A trip to Ireland is always exciting and this one proved no different. I was judging at the EquiFestival of Ireland in Cavan. Sadly I would have to say it was the calibre of people that made it, rather than the standard of horses. The standard was generally poor, but I did have some nice winners. By the time the supreme went in the ring at 11.30pm, the animals forward were a pleasure to watch. Well done to Alison Kirkpatrick, who was riding the supreme horse — he was a credit to you.

My co-judge was Susan Oakes of side saddle high jump fame. She proved to be equally a talented ride judge for astride and ladies’ classes — smashing person with plenty of knowledge and common sense. I would have no hesitation in putting her straight on the British panel.

I was judging alongside Allan Robertson, Russell Marks, Carol Cooper and Anne Leaver.  We laughed our way through the day and night with timing competitions to get through the 38 championships for each section. I also like to think we brought a bit of glamour to the scene!

Up and away early the next day to get to Staffs Country Festival. I had changed my flight to get home to help my daughter Alice on her new rides and what a day we had. She started with the champion in the novice show hunter pony section with Lemington Nougat, who also jumped clear to finish second in the nursery stakes. Tynymor Twm Sion Catti was awarded the mini WHP champion for the second successive year — what a star he is. Cwllwenarth Freedom won the novice 12.2hh and a new ride for Alice on Jon and Cathy Hughes-jones Chiddock Excel won the novice 13.2hh and reserve champion.

Now that was worth 4hr sleep and a plane across the Irish sea for. It was made even more special as I don’t get Dad to many shows these days and he was there supporting and helping her all the way.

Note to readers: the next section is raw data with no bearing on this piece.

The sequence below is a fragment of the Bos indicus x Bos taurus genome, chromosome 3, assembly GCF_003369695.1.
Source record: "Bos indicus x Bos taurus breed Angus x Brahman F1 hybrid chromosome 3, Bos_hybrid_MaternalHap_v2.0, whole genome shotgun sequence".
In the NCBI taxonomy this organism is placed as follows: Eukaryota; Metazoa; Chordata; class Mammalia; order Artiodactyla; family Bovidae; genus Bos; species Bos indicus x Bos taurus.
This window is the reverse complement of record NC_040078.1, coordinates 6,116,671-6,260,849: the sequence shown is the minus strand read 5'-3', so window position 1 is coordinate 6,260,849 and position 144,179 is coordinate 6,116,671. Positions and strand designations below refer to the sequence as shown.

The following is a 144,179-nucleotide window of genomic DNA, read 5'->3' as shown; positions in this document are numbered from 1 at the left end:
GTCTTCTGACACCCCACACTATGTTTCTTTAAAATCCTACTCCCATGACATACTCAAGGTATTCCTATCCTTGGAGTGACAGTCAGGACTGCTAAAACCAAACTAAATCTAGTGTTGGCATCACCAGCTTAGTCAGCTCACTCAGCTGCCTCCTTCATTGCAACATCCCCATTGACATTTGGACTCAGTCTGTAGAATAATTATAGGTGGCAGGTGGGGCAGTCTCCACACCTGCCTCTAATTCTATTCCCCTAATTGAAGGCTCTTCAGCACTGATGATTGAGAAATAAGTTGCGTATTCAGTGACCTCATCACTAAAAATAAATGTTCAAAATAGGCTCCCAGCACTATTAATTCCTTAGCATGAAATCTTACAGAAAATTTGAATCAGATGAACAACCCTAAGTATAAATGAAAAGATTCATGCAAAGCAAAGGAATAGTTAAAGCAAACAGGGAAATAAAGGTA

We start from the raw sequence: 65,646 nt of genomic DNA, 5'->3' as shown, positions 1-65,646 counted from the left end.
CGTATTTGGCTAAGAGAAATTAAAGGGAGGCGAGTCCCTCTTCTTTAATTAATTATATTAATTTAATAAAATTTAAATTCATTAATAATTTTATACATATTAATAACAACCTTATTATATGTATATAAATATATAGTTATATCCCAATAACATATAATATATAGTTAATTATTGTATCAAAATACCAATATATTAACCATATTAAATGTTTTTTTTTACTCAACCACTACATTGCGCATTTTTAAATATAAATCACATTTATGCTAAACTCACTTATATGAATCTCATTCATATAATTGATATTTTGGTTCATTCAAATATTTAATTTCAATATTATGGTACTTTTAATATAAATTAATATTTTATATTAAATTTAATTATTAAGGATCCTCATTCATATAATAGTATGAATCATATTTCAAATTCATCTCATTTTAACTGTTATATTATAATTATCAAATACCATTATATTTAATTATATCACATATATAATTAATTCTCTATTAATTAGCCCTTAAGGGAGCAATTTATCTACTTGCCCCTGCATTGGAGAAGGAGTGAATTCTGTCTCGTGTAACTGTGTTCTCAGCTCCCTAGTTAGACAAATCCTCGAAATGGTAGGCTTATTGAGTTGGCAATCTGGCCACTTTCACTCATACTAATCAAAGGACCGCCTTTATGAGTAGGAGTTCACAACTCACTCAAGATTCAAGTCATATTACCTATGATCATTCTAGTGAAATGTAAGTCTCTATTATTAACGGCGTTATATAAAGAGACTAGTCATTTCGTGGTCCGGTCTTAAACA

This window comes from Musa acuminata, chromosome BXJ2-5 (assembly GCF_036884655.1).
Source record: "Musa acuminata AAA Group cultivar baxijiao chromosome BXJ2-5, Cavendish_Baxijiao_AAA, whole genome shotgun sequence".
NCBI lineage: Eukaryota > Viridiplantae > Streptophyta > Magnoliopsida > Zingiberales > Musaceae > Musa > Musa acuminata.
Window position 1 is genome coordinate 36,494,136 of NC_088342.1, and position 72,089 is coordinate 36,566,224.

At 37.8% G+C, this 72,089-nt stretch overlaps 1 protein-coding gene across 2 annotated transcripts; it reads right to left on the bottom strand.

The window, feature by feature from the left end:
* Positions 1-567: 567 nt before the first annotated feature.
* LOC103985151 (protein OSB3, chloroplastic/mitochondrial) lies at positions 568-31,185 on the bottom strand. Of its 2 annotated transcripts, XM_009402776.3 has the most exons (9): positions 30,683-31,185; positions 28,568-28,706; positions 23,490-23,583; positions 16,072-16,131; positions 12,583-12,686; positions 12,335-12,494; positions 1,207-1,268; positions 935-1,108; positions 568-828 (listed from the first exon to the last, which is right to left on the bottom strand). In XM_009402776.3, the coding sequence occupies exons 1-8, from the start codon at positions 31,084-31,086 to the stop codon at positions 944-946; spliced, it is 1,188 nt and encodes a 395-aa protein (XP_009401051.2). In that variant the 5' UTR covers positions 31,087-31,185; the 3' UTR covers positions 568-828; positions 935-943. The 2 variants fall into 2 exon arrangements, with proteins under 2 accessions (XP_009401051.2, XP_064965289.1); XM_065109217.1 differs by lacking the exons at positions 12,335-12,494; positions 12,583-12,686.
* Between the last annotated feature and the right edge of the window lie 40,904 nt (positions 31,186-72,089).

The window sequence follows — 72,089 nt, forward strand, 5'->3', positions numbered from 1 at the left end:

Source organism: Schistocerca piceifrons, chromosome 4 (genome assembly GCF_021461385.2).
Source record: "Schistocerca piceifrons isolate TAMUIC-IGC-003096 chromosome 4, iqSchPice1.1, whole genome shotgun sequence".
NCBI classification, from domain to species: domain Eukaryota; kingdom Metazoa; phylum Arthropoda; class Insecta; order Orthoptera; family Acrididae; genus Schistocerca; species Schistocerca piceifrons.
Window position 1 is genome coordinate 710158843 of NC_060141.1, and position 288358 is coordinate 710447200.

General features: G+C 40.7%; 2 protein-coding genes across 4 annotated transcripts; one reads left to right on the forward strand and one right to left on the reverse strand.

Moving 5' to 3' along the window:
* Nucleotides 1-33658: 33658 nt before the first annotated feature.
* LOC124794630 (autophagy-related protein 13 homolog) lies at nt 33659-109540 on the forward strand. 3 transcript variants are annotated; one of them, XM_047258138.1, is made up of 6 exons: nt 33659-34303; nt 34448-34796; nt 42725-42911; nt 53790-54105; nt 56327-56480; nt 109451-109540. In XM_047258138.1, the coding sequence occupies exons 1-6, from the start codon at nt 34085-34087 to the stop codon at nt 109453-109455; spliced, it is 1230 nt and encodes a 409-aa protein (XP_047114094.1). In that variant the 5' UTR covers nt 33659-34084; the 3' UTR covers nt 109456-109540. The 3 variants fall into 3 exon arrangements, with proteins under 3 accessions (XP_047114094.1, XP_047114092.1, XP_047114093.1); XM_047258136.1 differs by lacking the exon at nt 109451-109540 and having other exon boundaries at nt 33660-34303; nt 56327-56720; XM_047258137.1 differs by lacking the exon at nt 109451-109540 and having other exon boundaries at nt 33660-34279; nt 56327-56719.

Getting emotional

While I was sitting at Wimbledon last Monday, it dawned on me that it was traditionally the first day of the Royal Show, and for many years I would have been at Stoneleigh. I felt sad the show had gone and with it so many memories.

It took me back to the 150th anniversary year when I was reserve champion on Windy Ridge. I was gutted to say the least and I remember my eyes being pricked with tears (although I most definitely did not cry) at the disappointment.

Sometime later the judge on that day remarked to me how disappointed he was to see my emotion. It was being back at Wimbledon that reminded me of the story. I asked him whether he felt the same about the tennis players when they lose and sit with their head in their hands publicly showing their devastation at the loss. That’s different he replied.

Why is it different?  The problem here was a lack of understanding between judges and competitors of exactly how important it is. Top-level showing such as the Royal Show isn’t just a day out — it is our Wimbledon.

We find the horse, break the horse, educate the horse, nurture the horse and most importantly we love the horse. How can we be expected not to have emotion? I love to see a great big smile on the winner as I know what it means, but I do fully understand disappointment.

Alice has been nominated for the Showing World Awards 2013, which is a great achievement in itself, but to read the short piece written about her and her smile made me very proud.

Loraine